Holidays are times to share with the whole family so it certainly makes sense to want to include the four-legged family in the festivities as well.
By knowing the dangers, it makes it easy to share the festivities with everyone.
There’s some controversy over what foods are truly dangerous. Some lists try to be all inclusive and end up including foods that are not truly poisonous – like avocado. Avocados are poisonous to birds. Avocado meat is not poisonous to dogs, it is the shell, the seed, and bark that is poisonous to dogs.
Macadamia is another example. Some dogs have a reaction — much like humans who are allergic to peanuts — but macadamia nuts are not poisonous to every dog. What this means is if your dog accidentally steals a cookie that has a macadamia nut in it, it’s probably going to be OK. If you happen to know that your dog is one who has a reaction to macadamias, then don’t keep them in the house. Macadamia issues usually look like intestinal upset in dogs.
Truly poisonous foods include: chocolate, grapes, raisins, onions, xylitol. So, avoid these at all times.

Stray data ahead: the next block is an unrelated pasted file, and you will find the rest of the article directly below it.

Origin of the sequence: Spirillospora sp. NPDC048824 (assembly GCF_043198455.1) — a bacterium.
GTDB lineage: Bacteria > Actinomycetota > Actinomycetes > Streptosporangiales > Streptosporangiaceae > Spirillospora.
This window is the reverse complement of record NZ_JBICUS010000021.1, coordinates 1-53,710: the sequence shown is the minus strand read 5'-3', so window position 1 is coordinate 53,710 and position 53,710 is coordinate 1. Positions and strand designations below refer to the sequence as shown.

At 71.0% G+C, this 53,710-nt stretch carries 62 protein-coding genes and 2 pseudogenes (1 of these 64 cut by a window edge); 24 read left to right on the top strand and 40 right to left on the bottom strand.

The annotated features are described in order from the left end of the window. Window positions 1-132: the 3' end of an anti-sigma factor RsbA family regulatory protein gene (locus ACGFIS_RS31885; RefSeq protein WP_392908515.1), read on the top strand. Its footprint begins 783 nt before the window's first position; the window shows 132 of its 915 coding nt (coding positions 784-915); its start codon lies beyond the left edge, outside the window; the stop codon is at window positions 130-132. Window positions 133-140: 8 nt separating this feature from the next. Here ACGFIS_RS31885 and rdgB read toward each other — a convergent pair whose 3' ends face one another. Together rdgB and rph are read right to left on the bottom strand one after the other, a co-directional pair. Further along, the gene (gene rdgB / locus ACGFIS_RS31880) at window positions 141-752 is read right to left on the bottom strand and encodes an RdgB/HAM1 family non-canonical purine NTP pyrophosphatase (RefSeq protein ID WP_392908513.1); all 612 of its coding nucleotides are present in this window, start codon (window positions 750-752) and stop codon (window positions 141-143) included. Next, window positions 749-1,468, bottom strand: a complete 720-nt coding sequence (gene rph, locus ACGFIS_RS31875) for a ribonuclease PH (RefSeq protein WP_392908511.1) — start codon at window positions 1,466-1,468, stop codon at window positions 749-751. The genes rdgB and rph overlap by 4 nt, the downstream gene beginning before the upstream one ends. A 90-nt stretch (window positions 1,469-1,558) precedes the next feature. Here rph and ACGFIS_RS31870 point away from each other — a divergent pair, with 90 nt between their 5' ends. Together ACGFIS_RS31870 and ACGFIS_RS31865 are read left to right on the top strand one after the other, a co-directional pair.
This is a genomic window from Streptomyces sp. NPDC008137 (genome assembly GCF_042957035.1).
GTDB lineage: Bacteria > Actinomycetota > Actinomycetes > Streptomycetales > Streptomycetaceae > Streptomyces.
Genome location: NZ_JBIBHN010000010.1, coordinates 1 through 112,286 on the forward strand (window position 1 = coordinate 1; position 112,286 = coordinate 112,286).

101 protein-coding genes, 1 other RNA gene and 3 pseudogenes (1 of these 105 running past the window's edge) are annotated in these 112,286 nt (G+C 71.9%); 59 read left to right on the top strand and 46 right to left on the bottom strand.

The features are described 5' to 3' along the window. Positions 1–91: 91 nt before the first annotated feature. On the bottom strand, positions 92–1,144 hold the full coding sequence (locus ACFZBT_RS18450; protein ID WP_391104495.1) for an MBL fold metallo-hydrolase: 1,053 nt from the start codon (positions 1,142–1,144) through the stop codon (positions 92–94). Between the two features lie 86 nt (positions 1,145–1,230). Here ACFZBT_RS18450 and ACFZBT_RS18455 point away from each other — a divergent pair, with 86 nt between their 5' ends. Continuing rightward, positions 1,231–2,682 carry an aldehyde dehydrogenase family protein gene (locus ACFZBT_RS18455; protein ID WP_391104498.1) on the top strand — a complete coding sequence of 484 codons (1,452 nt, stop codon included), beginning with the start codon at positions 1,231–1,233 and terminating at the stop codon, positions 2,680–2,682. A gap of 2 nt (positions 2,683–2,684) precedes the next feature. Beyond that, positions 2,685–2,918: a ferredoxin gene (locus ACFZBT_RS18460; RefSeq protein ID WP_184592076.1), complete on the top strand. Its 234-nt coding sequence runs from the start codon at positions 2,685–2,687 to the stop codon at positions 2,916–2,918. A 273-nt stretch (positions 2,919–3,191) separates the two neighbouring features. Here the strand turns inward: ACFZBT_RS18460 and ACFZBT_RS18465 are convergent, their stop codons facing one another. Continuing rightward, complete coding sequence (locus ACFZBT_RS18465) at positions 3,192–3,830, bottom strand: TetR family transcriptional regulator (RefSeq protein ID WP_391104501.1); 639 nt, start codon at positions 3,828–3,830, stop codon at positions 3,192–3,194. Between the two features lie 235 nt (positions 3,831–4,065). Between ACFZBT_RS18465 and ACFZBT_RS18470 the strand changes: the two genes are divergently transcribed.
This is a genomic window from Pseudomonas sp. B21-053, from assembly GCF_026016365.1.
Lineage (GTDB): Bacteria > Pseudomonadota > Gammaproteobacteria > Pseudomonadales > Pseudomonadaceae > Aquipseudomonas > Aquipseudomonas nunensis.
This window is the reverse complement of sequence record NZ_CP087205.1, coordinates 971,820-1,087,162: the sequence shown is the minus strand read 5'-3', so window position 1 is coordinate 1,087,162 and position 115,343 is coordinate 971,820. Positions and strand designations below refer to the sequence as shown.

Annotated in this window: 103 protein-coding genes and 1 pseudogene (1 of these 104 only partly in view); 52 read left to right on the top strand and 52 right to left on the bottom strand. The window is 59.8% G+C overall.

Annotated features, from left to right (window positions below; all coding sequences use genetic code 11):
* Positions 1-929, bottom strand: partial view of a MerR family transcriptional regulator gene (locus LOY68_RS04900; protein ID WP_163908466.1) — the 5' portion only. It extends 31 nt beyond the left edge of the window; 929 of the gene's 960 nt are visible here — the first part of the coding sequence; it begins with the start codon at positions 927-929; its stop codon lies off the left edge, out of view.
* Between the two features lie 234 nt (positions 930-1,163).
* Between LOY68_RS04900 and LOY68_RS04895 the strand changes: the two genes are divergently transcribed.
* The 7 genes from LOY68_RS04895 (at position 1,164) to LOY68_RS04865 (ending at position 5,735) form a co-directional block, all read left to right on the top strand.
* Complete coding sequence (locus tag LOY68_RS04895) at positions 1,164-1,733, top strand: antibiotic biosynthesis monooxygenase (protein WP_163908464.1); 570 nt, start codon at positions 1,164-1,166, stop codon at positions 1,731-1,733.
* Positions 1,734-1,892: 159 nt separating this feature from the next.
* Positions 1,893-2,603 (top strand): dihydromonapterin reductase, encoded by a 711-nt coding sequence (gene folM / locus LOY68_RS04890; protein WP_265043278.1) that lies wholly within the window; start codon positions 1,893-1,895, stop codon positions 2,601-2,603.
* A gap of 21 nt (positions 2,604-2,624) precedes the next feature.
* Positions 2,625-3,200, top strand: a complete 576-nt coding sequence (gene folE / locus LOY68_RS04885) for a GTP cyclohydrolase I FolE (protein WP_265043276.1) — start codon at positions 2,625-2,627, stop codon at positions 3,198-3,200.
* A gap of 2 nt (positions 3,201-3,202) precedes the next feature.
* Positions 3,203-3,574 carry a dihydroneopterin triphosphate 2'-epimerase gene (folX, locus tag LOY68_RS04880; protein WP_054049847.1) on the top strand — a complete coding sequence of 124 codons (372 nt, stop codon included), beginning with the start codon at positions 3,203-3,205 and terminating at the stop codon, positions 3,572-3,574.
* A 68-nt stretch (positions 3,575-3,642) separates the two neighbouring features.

The list of safe foods is nearly unlimited. Turkey is safe for dogs and cats to eat. So are sweet potatoes and green beans. We should not share green bean or sweet potato casserole with our pets, however. These dishes contain far too much sugar for our four-legged family.
A little ham is also fine to share but be cautious of sharing the ham bone – it is not only too fatty, it could splinter causing intestinal damage.
It’s often fun to share dessert as well – a taste of the pumpkin pie filling, or the pecan pie filling, or even the apple pie filling is just fine. A taste.
This is a good time to talk about portion sizes. What causes health issues for so many dogs and cats during the holidays is how much food they are given. Most cats weigh about 10 pounds. And dogs really have quite the weight range. If a 150 pound human were to share a plate of food with a 5 pound Maltese, that Maltese would become very ill. Cats fortunately know better and don’t overeat. That same plate of food that would feed a 150 pound human could feed a 200 pound mastiff, as long as the food isn’t too fatty, too sugary, or contains poisonous ingredients.
Common sense helps us understand the 10 pound dog or cat should eat a tiny portion of what an adult human would eat.
By avoiding poisonous foods, using common sense on portion control, and avoiding overly fatty or overly sugary foods, we can safely share our holiday meals with our dogs and cats.